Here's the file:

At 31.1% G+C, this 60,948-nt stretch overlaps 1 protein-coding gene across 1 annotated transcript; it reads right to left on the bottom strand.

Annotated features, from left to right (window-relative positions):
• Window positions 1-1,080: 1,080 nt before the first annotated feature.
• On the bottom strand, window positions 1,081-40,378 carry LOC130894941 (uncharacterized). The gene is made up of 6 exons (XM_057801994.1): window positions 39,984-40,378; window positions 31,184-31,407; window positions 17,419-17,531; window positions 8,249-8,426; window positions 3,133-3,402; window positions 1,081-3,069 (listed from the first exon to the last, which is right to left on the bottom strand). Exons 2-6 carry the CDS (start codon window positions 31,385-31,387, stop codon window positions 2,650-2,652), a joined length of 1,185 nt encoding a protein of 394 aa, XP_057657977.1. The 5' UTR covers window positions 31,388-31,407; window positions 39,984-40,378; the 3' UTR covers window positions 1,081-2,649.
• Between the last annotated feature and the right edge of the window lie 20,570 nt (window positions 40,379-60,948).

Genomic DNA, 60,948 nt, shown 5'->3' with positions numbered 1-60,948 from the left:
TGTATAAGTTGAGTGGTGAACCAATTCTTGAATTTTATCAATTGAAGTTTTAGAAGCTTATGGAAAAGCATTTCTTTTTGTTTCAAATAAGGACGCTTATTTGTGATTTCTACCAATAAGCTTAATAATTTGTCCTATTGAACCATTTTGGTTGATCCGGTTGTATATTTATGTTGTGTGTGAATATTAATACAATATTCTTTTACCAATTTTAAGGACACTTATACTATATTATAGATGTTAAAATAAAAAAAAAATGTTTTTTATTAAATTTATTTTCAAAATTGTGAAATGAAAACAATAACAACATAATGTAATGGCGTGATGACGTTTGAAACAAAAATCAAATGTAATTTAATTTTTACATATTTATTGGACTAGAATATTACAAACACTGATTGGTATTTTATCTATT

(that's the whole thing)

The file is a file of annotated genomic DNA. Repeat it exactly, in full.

At 31.1% G+C, this 60,948-nt stretch overlaps 1 protein-coding gene across 1 annotated transcript; it reads right to left on the bottom strand.

Annotated features, from left to right (window-relative positions):
• Window positions 1-1,080: 1,080 nt before the first annotated feature.
• On the bottom strand, window positions 1,081-40,378 carry LOC130894941 (uncharacterized). The gene is made up of 6 exons (XM_057801994.1): window positions 39,984-40,378; window positions 31,184-31,407; window positions 17,419-17,531; window positions 8,249-8,426; window positions 3,133-3,402; window positions 1,081-3,069 (listed from the first exon to the last, which is right to left on the bottom strand). Exons 2-6 carry the CDS (start codon window positions 31,385-31,387, stop codon window positions 2,650-2,652), a joined length of 1,185 nt encoding a protein of 394 aa, XP_057657977.1. The 5' UTR covers window positions 31,388-31,407; window positions 39,984-40,378; the 3' UTR covers window positions 1,081-2,649.
• Between the last annotated feature and the right edge of the window lie 20,570 nt (window positions 40,379-60,948).

Genomic DNA, 60,948 nt, shown 5'->3' with positions numbered 1-60,948 from the left:
TGTATAAGTTGAGTGGTGAACCAATTCTTGAATTTTATCAATTGAAGTTTTAGAAGCTTATGGAAAAGCATTTCTTTTTGTTTCAAATAAGGACGCTTATTTGTGATTTCTACCAATAAGCTTAATAATTTGTCCTATTGAACCATTTTGGTTGATCCGGTTGTATATTTATGTTGTGTGTGAATATTAATACAATATTCTTTTACCAATTTTAAGGACACTTATACTATATTATAGATGTTAAAATAAAAAAAAAATGTTTTTTATTAAATTTATTTTCAAAATTGTGAAATGAAAACAATAACAACATAATGTAATGGCGTGATGACGTTTGAAACAAAAATCAAATGTAATTTAATTTTTACATATTTATTGGACTAGAATATTACAAACACTGATTGGTATTTTATCTATT